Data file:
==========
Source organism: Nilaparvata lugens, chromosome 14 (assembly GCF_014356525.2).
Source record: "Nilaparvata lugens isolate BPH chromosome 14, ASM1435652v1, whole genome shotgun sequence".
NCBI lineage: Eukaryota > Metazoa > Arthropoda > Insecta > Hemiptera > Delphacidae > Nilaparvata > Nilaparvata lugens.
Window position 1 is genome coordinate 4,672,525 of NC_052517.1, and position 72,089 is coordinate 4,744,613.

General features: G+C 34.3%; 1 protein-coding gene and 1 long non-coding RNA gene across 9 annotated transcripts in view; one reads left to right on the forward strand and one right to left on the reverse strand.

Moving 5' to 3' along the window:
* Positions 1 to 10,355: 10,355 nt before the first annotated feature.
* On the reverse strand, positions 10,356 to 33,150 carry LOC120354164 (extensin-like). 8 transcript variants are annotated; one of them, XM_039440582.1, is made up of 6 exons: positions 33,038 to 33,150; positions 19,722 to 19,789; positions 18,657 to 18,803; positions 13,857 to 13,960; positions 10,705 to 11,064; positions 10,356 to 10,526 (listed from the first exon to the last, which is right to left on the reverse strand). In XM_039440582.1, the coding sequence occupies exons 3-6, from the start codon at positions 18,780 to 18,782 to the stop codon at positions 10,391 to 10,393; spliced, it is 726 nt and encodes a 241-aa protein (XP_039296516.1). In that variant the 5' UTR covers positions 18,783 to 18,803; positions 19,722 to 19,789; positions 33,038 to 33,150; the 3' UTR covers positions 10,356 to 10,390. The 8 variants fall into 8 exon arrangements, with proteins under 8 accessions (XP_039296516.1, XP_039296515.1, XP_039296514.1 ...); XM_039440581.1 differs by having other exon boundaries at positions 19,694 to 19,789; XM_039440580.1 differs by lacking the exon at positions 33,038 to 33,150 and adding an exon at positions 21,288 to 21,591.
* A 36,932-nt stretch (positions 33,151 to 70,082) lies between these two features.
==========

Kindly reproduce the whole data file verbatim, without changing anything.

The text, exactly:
Source organism: Nilaparvata lugens, chromosome 14 (assembly GCF_014356525.2).
Source record: "Nilaparvata lugens isolate BPH chromosome 14, ASM1435652v1, whole genome shotgun sequence".
NCBI lineage: Eukaryota > Metazoa > Arthropoda > Insecta > Hemiptera > Delphacidae > Nilaparvata > Nilaparvata lugens.
Window position 1 is genome coordinate 4,672,525 of NC_052517.1, and position 72,089 is coordinate 4,744,613.

General features: G+C 34.3%; 1 protein-coding gene and 1 long non-coding RNA gene across 9 annotated transcripts in view; one reads left to right on the forward strand and one right to left on the reverse strand.

Moving 5' to 3' along the window:
* Positions 1 to 10,355: 10,355 nt before the first annotated feature.
* On the reverse strand, positions 10,356 to 33,150 carry LOC120354164 (extensin-like). 8 transcript variants are annotated; one of them, XM_039440582.1, is made up of 6 exons: positions 33,038 to 33,150; positions 19,722 to 19,789; positions 18,657 to 18,803; positions 13,857 to 13,960; positions 10,705 to 11,064; positions 10,356 to 10,526 (listed from the first exon to the last, which is right to left on the reverse strand). In XM_039440582.1, the coding sequence occupies exons 3-6, from the start codon at positions 18,780 to 18,782 to the stop codon at positions 10,391 to 10,393; spliced, it is 726 nt and encodes a 241-aa protein (XP_039296516.1). In that variant the 5' UTR covers positions 18,783 to 18,803; positions 19,722 to 19,789; positions 33,038 to 33,150; the 3' UTR covers positions 10,356 to 10,390. The 8 variants fall into 8 exon arrangements, with proteins under 8 accessions (XP_039296516.1, XP_039296515.1, XP_039296514.1 ...); XM_039440581.1 differs by having other exon boundaries at positions 19,694 to 19,789; XM_039440580.1 differs by lacking the exon at positions 33,038 to 33,150 and adding an exon at positions 21,288 to 21,591.
* A 36,932-nt stretch (positions 33,151 to 70,082) lies between these two features.